Mandalay-based Sein & Mya Mattress Industry Co., Ltd. is one of the country’s leading manufacturers of mattresses. Founded in 1994, it has two factories in Mandalay and seven stores nationwide, including one in Yangon. The Irrawaddy’s Kyaw Hsu Mon talked to the company’s founder U Kyaw Min about what it takes to succeed in Myanmar as an entrepreneur.
Question: When you started your mattress business 20 years ago, how much capital did you have?
Answer:I opened this business in 1994 with just two million kyats [roughly US$2,000 at the current exchange rate] and 15 employees. I started out producing silk-cotton mattresses and related accessories. We just had a small retail store. My wife sold the mattresses, while I sold mattress accessories door-to-door around Mandalay. The business kept growing, and now we have 200 employees at seven branches around the country. We also have two factories. This year, the president [U Thein Sein] named me the number one medium-sized manufacturer in Myanmar.
Q: What kind of factories do you have?
A: I have a spring-mattress factory and a furniture factory. We will also have a foam-mattress factory that will begin operation soon, and I plan to open another in Yangon in the near future.
Q: Do you only compete in the local market? Who are your main competitors?
A: Yes, our main market is local. This business is quite broad, with many other local manufacturers producing a variety of goods. But I don’t think in terms of competing with anyone else. I just focus on improving our products.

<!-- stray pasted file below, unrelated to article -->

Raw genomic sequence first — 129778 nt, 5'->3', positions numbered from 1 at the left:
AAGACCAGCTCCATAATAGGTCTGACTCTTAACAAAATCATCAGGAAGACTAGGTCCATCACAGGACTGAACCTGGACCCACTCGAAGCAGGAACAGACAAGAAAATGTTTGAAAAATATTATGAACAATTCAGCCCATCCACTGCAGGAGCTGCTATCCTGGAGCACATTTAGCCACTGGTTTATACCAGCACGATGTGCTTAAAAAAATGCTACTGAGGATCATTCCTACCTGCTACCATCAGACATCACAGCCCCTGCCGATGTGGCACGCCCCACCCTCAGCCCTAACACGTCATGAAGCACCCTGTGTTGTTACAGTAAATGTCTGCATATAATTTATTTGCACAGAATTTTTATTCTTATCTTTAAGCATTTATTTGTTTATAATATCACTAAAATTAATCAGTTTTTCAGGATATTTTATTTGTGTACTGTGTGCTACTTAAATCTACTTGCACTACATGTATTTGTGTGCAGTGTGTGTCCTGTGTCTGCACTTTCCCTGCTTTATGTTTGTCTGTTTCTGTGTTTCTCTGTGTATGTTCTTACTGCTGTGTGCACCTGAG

Q: What is your share of the market? And do you plan to expand to foreign markets?
A: It’s always difficult to get exact figures in Myanmar, because nobody is doing proper research. It’s especially difficult to know in this business, because it includes such a wide range of companies. But if I had to guess, I would say that our share of the domestic market is about 30 percent. And yes, we plan to start exporting in the future.
Q: Where do you get the materials and technology you need for this business?
A: The raw materials mostly come from Thailand and China, while the technology is from Europe.
Q: What is the key to your success?
A: The most important thing is quality control and constantly creating new products to meet the customers’ needs and the market situation. Customers are always our top priority.
Q: Would you agree with those who say that local products are inferior? Are you confident that you can compete with imported goods?
A: As long as we maintain quality control, we will do fine. We have a dedicated quality-control team, and all of our employees are trained to pay close attention to the quality of our products.
Q: Are you concerned about next year, when the Asean Free Trade Agreement will go into effect? How prepared are you for the changes this will bring?
A: I’m pretty confident that we can compete. We already have a well-established brand and fully functioning factories. We can also provide better after-sales service than foreign companies. And we also sell some foreign products ourselves, including Darling spring mattresses from Thailand and mattresses and leather beds from Baland, a US-registered company. We also import mattresses from Vietnam.
Q: What kind of support do local manufacturers need from the government? Is the lack of infrastructure a problem for you?
A: The major thing we need is financial support. We need better access to credit so that we can improve our technological capacity and human resources. We’re also at a disadvantage when it comes to raw materials, because foreign companies have an easier time getting the materials they need, whereas it takes us a lot more time and effort. But mainly, I would say the biggest problem is credit, and the relatively high interest rates in this country.
Source: THE IRRAWADDY Myanmar